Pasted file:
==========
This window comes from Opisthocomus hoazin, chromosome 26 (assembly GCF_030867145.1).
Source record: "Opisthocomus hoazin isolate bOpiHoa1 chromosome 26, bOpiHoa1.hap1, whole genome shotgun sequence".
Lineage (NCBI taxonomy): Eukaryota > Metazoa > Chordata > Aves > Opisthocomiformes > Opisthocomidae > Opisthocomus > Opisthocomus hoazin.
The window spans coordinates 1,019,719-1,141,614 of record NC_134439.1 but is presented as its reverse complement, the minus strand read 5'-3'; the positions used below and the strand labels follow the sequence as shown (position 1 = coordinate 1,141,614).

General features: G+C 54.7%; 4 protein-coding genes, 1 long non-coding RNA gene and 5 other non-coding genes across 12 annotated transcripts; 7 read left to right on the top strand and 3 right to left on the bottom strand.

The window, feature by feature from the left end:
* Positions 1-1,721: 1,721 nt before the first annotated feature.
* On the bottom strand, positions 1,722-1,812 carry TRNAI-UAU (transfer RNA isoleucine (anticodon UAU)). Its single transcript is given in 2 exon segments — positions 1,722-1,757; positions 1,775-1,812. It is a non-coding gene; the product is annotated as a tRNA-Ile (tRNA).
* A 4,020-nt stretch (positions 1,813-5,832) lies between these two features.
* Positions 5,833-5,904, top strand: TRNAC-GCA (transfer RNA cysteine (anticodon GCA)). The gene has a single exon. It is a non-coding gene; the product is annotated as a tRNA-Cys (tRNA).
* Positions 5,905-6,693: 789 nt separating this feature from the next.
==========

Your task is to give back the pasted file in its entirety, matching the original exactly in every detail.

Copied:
This window comes from Opisthocomus hoazin, chromosome 26 (assembly GCF_030867145.1).
Source record: "Opisthocomus hoazin isolate bOpiHoa1 chromosome 26, bOpiHoa1.hap1, whole genome shotgun sequence".
Lineage (NCBI taxonomy): Eukaryota > Metazoa > Chordata > Aves > Opisthocomiformes > Opisthocomidae > Opisthocomus > Opisthocomus hoazin.
The window spans coordinates 1,019,719-1,141,614 of record NC_134439.1 but is presented as its reverse complement, the minus strand read 5'-3'; the positions used below and the strand labels follow the sequence as shown (position 1 = coordinate 1,141,614).

General features: G+C 54.7%; 4 protein-coding genes, 1 long non-coding RNA gene and 5 other non-coding genes across 12 annotated transcripts; 7 read left to right on the top strand and 3 right to left on the bottom strand.

The window, feature by feature from the left end:
* Positions 1-1,721: 1,721 nt before the first annotated feature.
* On the bottom strand, positions 1,722-1,812 carry TRNAI-UAU (transfer RNA isoleucine (anticodon UAU)). Its single transcript is given in 2 exon segments — positions 1,722-1,757; positions 1,775-1,812. It is a non-coding gene; the product is annotated as a tRNA-Ile (tRNA).
* A 4,020-nt stretch (positions 1,813-5,832) lies between these two features.
* Positions 5,833-5,904, top strand: TRNAC-GCA (transfer RNA cysteine (anticodon GCA)). The gene has a single exon. It is a non-coding gene; the product is annotated as a tRNA-Cys (tRNA).
* Positions 5,905-6,693: 789 nt separating this feature from the next.